Kingsmoor was founded with very definite principles and purposes and the Governors have no doubt to all that it must remain an independent school.
Only by so doing can it retain its real freedom to fulfil its essential aims and, at the same time, keep that freshness of spirit which has been so notable a feature of the Kingsmoor way.
Independent schools retain their own Governing Bodies and the right to pursue the objectives and purposes for which they were founded.
They are not in receipt of grants from public funds.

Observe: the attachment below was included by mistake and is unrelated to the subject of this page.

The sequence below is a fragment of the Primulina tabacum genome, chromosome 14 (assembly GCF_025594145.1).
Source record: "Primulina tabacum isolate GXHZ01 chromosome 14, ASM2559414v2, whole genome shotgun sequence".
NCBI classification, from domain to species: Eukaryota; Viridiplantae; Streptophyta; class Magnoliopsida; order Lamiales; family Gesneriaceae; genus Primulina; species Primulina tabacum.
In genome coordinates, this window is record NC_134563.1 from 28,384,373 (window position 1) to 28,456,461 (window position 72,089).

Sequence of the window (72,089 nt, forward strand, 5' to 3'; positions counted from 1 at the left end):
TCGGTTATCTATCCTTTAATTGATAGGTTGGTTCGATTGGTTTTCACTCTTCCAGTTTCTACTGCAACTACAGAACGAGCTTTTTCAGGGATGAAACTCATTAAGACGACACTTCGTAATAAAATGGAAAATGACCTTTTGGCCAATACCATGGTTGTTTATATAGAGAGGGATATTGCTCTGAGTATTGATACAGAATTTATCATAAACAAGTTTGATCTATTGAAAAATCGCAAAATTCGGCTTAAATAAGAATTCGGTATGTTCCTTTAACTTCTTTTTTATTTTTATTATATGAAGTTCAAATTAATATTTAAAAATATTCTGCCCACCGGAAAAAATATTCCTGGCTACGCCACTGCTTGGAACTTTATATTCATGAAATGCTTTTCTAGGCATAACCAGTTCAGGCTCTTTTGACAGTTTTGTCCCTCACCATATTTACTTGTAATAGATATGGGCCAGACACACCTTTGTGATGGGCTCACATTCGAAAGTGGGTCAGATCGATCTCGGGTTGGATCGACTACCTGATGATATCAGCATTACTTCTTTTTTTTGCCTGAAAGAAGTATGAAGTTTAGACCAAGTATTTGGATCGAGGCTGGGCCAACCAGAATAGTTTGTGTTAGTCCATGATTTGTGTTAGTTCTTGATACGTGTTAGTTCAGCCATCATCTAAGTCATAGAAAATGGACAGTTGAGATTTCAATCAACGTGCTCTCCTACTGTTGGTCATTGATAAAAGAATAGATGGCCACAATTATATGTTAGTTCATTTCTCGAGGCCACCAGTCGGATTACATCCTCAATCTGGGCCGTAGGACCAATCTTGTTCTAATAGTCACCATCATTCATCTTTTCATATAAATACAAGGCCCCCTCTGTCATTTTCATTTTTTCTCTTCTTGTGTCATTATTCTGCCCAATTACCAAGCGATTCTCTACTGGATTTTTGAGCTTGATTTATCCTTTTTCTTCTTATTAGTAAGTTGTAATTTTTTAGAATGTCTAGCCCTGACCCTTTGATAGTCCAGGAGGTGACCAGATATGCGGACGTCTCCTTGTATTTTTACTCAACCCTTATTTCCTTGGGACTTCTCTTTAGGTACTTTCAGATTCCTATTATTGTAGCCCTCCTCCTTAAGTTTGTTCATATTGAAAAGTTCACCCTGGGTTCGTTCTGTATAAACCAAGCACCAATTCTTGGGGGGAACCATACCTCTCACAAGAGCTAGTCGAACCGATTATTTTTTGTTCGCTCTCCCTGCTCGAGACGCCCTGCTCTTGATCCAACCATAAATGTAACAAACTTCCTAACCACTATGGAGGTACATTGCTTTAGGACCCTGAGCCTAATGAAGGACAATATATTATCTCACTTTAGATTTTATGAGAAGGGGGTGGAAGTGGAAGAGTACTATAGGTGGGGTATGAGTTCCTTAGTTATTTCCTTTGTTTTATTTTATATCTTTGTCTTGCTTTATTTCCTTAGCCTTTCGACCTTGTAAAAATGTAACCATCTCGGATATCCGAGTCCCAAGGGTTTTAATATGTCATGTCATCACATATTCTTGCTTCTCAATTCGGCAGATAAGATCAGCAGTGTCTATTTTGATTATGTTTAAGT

These older Public Schools have been able to continue and expand their work largely because of the considerable help they have received from endowment funds built up through the years.Even if it were desired that Kingsmoor should become a maintained school it is fairly certain that the County Education Authority would not be able to take over the school as a Boarding School at the present time.The Governors would not, in any case, relish the prospect of Kingsmoor joining a large group of county Grammar Schools administered without differentiation from so remote a centre as Derby.From this small group of disinterested people the Kingsmoor Association was formed and it has continued to assist the school in various ways ever since. has kept a continuous connection with the schools work and has stimulated and supported the Headmaster and Staff by its helpful interest and counsel.Amongst the benefits conferred upon the school by the K. are: the creation of a Bursary Fund to assist necessitous cases; the provision of books and equipment; financial help by corporate efforts; individual gifts and loans free of interest; the appointment of members to sit on the Council of Governors. In spite of the continuing uphill struggle (including the Second World War) the school has steadily and surely overcome its many difficulties.In 1926, a small group of men and women, none of them wealthy, decided to open a school based on the principles set forth in this brochure.The school was opened in the house of the present headmaster at Rose Hill, Marple.The Founders want to see a considerable use of the arts and crafts, music and the drama and the development of leisure training on a wide basis.It is believed that these educative measures will have incalculable values for the children and will mean a richer culture, greater spontaneity and finer conduct. The planning of the schools life helps to train children in the art of self-government, so that besides being better citizens, they may become young people of independent mind, capable of acting with initiative and resource. The planning of the religious life of the school is to be based on the Christian Ethic, but should avoid stressing controversial doctrines or sectarian ideas.The Founders believe that both Fear and Greed are unworthy elements in the education process and that world affairs strongly prove them to be faulty instruments in Education.They desire to see order and discipline developed by methods of trust and co-operation and in an atmosphere of free and friendly relationships. The Emotional life of children needs training and regulation, since emotion is the basis of action and conduct.